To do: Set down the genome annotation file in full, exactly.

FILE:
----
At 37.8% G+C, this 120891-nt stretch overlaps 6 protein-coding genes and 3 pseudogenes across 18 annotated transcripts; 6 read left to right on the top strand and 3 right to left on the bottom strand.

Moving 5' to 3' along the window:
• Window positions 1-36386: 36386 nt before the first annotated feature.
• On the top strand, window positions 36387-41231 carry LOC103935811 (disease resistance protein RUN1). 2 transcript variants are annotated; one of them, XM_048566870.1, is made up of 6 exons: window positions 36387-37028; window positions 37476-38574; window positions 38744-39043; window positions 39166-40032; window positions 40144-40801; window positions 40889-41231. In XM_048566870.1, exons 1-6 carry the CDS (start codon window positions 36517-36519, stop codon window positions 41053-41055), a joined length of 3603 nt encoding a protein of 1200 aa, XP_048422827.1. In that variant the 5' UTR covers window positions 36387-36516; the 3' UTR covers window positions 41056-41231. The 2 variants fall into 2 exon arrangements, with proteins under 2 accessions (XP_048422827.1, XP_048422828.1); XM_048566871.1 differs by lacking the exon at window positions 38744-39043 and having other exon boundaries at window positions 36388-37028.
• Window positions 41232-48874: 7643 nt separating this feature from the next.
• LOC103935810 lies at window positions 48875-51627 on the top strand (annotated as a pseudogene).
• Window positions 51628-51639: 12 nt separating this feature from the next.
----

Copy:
At 37.8% G+C, this 120891-nt stretch overlaps 6 protein-coding genes and 3 pseudogenes across 18 annotated transcripts; 6 read left to right on the top strand and 3 right to left on the bottom strand.

Moving 5' to 3' along the window:
• Window positions 1-36386: 36386 nt before the first annotated feature.
• On the top strand, window positions 36387-41231 carry LOC103935811 (disease resistance protein RUN1). 2 transcript variants are annotated; one of them, XM_048566870.1, is made up of 6 exons: window positions 36387-37028; window positions 37476-38574; window positions 38744-39043; window positions 39166-40032; window positions 40144-40801; window positions 40889-41231. In XM_048566870.1, exons 1-6 carry the CDS (start codon window positions 36517-36519, stop codon window positions 41053-41055), a joined length of 3603 nt encoding a protein of 1200 aa, XP_048422827.1. In that variant the 5' UTR covers window positions 36387-36516; the 3' UTR covers window positions 41056-41231. The 2 variants fall into 2 exon arrangements, with proteins under 2 accessions (XP_048422827.1, XP_048422828.1); XM_048566871.1 differs by lacking the exon at window positions 38744-39043 and having other exon boundaries at window positions 36388-37028.
• Window positions 41232-48874: 7643 nt separating this feature from the next.
• LOC103935810 lies at window positions 48875-51627 on the top strand (annotated as a pseudogene).
• Window positions 51628-51639: 12 nt separating this feature from the next.